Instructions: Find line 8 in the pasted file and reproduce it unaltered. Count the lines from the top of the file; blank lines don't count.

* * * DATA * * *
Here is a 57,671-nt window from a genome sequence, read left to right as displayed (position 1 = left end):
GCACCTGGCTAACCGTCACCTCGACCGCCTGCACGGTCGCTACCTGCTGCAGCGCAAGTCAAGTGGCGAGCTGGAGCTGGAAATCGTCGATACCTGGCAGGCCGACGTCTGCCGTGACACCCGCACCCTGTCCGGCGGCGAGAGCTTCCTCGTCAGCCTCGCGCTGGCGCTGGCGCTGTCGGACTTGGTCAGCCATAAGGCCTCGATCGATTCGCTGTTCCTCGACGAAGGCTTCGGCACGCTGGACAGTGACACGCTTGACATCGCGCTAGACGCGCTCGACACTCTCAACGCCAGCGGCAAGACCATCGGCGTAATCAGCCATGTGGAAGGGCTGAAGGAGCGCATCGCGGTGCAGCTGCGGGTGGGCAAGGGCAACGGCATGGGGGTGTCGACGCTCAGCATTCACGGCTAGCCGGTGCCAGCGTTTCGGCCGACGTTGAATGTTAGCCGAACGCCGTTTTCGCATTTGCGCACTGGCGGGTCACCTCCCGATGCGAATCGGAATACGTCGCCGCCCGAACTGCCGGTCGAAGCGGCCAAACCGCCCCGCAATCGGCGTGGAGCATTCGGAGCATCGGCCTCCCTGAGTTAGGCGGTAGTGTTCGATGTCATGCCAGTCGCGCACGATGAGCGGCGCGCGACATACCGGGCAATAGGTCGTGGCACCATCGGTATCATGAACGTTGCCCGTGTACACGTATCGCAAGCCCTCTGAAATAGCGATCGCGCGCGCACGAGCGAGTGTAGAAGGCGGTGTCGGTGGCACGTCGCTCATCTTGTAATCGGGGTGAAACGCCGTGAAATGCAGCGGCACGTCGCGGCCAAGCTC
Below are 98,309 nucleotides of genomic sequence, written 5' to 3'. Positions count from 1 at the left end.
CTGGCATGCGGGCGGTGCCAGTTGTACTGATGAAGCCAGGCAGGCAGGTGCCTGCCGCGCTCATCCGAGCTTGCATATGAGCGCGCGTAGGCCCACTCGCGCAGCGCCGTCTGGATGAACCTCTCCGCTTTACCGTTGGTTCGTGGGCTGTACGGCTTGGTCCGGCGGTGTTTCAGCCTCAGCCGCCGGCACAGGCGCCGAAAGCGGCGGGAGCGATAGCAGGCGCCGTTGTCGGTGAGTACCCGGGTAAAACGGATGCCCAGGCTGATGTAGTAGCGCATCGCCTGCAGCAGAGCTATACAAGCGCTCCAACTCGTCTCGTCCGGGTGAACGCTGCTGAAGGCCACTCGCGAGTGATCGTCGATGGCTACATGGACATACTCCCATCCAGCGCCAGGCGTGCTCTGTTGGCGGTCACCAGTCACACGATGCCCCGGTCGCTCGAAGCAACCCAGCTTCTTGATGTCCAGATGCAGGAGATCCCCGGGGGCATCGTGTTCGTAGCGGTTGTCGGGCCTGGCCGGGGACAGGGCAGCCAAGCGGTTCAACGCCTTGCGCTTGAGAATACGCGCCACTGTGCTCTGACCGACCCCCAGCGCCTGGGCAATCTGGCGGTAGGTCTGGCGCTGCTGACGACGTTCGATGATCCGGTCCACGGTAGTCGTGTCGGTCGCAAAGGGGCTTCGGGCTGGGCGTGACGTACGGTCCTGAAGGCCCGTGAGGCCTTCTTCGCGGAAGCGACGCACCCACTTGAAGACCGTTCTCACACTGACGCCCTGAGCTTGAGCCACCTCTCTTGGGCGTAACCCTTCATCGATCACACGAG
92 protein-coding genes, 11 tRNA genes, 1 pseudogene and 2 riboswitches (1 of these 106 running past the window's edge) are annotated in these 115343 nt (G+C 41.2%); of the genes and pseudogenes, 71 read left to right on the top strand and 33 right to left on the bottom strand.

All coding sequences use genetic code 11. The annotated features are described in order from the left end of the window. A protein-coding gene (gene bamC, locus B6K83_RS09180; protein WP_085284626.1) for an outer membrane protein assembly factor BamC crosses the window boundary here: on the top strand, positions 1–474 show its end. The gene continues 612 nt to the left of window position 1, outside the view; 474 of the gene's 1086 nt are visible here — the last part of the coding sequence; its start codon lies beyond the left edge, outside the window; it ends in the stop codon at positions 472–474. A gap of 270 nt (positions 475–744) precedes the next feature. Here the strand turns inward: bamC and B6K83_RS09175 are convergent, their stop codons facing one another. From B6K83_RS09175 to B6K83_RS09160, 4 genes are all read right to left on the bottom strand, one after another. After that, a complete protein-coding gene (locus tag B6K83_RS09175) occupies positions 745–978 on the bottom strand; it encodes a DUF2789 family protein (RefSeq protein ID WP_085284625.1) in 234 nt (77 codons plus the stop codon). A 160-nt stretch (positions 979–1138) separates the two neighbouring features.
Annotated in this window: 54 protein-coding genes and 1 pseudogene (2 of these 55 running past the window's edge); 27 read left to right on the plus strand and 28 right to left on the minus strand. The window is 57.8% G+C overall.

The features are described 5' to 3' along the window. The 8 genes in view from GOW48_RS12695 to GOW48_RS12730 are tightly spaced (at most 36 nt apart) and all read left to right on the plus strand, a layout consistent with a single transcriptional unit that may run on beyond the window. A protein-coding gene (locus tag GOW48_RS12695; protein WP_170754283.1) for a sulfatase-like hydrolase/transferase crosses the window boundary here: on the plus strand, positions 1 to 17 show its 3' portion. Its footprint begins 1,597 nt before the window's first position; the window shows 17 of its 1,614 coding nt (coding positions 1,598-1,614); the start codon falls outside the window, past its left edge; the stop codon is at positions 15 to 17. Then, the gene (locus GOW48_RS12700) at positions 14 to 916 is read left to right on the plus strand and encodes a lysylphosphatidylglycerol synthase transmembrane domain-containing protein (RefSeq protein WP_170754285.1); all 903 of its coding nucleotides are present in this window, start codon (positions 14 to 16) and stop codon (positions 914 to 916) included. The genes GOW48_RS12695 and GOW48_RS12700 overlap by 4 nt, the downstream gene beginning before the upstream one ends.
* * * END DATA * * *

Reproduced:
The features are described 5' to 3' along the window. The 8 genes in view from GOW48_RS12695 to GOW48_RS12730 are tightly spaced (at most 36 nt apart) and all read left to right on the plus strand, a layout consistent with a single transcriptional unit that may run on beyond the window. A protein-coding gene (locus tag GOW48_RS12695; protein WP_170754283.1) for a sulfatase-like hydrolase/transferase crosses the window boundary here: on the plus strand, positions 1 to 17 show its 3' portion. Its footprint begins 1,597 nt before the window's first position; the window shows 17 of its 1,614 coding nt (coding positions 1,598-1,614); the start codon falls outside the window, past its left edge; the stop codon is at positions 15 to 17. Then, the gene (locus GOW48_RS12700) at positions 14 to 916 is read left to right on the plus strand and encodes a lysylphosphatidylglycerol synthase transmembrane domain-containing protein (RefSeq protein WP_170754285.1); all 903 of its coding nucleotides are present in this window, start codon (positions 14 to 16) and stop codon (positions 914 to 916) included. The genes GOW48_RS12695 and GOW48_RS12700 overlap by 4 nt, the downstream gene beginning before the upstream one ends.